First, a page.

‘These houses are worth saving’: Habitat for Humanity builds up Jackson’s historic Broadmoor neighborhood

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Sherry Lucas

Dozens of stakeholders, supporters and volunteers gather on Avalon Road to dedicate two rehabbed houses and announce Habitat for Humanity Mississippi Capital Area’s bold initiative for the Jackson’s Broadmoor neighborhood.

Jackson’s venerable Broadmoor neighborhood gets a boost in a bold new initiative by Habitat for Humanity Mississippi Capital Area to affect 100 houses over the next five years.

The aim — rehabbing houses, refurbishing, demolition and new builds — is seen as a shot in the arm to a historic neighborhood that once ushered a strapping generation of baby boomers into adulthood, but has lately looked less vital, and more tattered.

Photo courtesy Habitat for Humanity Mississippi Capital Area

A historical marker tells the story of Broadmoor subdivision’s origins.

A historical marker in the north Jackson neighborhood explains Broadmoor’s origins, in the 153 acres set aside by the Mississippi Legislature to help returning World War II veterans, with parcels sold by lottery in September 1948. The GI subdivision’s streets bear familiar names of World War II leaders and campaigns, such as Churchill, Manila and Normandy.

Now, the battle is against the creep of blight and neglect, and Habitat’s goal to build on the structural integrity of the area’s 1950s post-war boxes for first-time homeowners can be a contributing factor in neighborhood revitalization. Habitat’s local chapter executive director Merrill Tenney McKewen sees it as a show of respect, too, for the neighborhood and the people who raised families there after coming back from World War II.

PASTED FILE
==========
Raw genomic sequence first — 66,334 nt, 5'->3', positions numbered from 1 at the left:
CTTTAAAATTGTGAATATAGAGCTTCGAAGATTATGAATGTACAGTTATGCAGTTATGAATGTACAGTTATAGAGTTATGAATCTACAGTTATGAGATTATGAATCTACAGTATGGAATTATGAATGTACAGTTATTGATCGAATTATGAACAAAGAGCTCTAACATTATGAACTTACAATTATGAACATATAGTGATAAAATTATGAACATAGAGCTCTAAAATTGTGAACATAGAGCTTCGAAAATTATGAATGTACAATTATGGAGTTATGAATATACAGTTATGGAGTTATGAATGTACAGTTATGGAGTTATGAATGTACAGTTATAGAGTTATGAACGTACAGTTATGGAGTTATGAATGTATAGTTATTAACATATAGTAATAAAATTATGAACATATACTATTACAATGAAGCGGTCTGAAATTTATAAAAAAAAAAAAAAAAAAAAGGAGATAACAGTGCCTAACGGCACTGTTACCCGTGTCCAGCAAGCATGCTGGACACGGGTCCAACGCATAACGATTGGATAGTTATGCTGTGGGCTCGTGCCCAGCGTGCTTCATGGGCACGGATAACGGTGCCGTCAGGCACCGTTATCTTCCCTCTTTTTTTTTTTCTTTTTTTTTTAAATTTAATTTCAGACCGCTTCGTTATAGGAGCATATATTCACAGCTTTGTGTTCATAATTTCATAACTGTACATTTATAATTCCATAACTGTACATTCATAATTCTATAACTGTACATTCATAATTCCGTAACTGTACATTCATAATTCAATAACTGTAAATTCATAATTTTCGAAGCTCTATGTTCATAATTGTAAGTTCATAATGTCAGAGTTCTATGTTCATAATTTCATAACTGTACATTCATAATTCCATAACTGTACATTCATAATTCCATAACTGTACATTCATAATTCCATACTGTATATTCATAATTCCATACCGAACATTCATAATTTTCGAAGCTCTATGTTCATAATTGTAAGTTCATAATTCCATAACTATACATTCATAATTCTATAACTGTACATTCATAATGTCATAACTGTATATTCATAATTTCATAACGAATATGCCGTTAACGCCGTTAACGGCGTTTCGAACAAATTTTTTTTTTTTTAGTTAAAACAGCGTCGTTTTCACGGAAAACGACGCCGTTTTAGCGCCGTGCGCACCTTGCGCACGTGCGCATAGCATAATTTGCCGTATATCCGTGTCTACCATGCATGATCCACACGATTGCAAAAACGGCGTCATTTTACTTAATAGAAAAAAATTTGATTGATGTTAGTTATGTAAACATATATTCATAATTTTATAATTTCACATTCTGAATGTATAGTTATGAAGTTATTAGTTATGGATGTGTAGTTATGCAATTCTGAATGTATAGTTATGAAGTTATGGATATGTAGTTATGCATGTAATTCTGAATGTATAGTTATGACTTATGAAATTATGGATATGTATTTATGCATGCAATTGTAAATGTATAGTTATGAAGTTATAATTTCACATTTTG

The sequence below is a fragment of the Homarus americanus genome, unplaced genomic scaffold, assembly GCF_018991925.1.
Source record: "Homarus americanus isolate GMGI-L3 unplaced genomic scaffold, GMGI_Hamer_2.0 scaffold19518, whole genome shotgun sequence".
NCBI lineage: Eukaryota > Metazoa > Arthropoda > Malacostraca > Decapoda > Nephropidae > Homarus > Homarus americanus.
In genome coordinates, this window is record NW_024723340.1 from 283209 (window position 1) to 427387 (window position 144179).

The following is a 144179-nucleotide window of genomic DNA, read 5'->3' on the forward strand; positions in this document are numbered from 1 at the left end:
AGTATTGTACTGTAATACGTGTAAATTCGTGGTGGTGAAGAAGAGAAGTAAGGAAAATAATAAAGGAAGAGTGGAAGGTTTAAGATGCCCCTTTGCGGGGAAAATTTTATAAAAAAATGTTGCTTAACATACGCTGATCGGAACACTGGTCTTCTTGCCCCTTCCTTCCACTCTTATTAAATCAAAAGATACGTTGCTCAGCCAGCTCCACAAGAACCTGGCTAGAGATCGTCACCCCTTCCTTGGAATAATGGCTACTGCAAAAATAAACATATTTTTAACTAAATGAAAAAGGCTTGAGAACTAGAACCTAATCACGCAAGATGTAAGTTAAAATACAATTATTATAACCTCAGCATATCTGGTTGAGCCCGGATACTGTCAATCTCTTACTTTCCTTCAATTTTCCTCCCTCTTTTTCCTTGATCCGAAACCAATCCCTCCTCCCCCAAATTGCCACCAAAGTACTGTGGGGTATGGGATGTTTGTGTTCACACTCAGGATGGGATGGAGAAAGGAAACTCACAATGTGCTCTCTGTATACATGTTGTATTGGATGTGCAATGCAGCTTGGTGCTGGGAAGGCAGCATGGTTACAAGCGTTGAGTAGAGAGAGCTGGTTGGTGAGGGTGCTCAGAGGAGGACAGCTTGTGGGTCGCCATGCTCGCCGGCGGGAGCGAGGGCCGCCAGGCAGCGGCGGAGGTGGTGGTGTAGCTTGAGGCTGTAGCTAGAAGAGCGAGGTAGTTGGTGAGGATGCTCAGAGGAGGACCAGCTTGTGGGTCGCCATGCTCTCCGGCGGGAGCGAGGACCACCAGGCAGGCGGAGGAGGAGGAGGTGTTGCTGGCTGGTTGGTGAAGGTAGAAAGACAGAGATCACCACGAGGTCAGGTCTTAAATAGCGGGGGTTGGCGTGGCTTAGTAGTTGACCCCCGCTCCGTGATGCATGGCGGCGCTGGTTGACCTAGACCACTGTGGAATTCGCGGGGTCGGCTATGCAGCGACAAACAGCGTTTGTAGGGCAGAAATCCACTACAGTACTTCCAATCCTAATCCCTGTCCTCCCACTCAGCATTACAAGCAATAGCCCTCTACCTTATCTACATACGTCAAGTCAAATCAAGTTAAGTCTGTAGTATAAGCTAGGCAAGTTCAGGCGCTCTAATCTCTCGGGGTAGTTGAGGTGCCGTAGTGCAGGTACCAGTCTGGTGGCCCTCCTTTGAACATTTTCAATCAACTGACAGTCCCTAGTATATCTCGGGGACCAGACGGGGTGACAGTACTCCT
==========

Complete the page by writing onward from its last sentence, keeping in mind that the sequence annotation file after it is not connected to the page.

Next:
“They’re great houses. They’re well-built. … They’re good, solid, honest homes,” McKewen says. Initial talk about tearing down blighted houses soon shifted to include a “Why would we?” rethink for properties suitable for rehab. “These were houses that were built in the ’40s and ’50s, and they’re worth saving.”

Strong amenities, too, make Broadmoor worth fighting for — proximity to places to work,
shopping centers, grocery stores, schools, churches, hospitals and pharmacies. Rehabbing can be a more economical option, and improvements such as added half-baths, opened-up living areas and new plumbing and wiring poise older houses for brighter futures.

“Once we shifted our attention to fighting for the neighborhood, we realized there was this long list of others who were also trying to do that. And, they became our stakeholders.”

The initiative launch and dedication of its first two houses June 27 — both on Avalon, across the street from each other — attracted dozens of volunteers, supporters and neighbors-to-be, representing the spectrum of Broadmoor’s past, present and future. They shook hands, swapped memories and stories, shared hopes.

David Hederman, pastor at nearby Grace City Church, calls it “just a huge blessing in the